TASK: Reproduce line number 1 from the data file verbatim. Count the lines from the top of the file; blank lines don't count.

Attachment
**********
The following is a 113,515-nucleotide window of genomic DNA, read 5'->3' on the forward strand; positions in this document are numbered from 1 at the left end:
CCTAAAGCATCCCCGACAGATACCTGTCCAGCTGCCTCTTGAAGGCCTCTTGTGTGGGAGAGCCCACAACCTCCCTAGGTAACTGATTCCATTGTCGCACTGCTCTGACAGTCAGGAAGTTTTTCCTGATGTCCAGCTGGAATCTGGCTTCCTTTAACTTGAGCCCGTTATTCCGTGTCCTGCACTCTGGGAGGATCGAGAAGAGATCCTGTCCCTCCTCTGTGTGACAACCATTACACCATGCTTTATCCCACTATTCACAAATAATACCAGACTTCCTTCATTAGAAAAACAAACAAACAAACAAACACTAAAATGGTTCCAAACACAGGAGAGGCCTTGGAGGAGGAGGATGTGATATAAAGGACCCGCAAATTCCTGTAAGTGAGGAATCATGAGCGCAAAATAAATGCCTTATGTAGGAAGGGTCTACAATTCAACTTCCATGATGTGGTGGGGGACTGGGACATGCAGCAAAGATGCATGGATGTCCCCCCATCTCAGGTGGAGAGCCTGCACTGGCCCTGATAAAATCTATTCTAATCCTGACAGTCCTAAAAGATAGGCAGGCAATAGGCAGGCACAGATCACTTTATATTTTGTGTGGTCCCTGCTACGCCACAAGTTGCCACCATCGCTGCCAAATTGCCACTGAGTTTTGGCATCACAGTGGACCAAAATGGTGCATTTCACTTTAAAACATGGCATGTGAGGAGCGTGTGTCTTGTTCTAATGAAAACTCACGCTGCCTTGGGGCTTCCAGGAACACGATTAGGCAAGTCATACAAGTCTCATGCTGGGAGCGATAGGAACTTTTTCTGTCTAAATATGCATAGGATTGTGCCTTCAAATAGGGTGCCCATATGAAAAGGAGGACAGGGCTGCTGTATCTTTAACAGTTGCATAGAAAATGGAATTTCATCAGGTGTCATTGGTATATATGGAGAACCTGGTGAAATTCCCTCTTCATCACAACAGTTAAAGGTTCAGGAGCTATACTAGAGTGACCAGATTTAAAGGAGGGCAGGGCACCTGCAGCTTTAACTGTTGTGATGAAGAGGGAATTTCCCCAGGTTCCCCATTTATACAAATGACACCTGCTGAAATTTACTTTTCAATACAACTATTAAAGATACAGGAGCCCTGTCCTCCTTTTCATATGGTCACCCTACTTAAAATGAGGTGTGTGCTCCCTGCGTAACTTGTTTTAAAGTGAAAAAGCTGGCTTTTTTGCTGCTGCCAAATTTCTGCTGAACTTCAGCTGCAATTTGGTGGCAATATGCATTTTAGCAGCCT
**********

The following is a 113,515-nucleotide window of genomic DNA, read 5'->3' on the forward strand; positions in this document are numbered from 1 at the left end: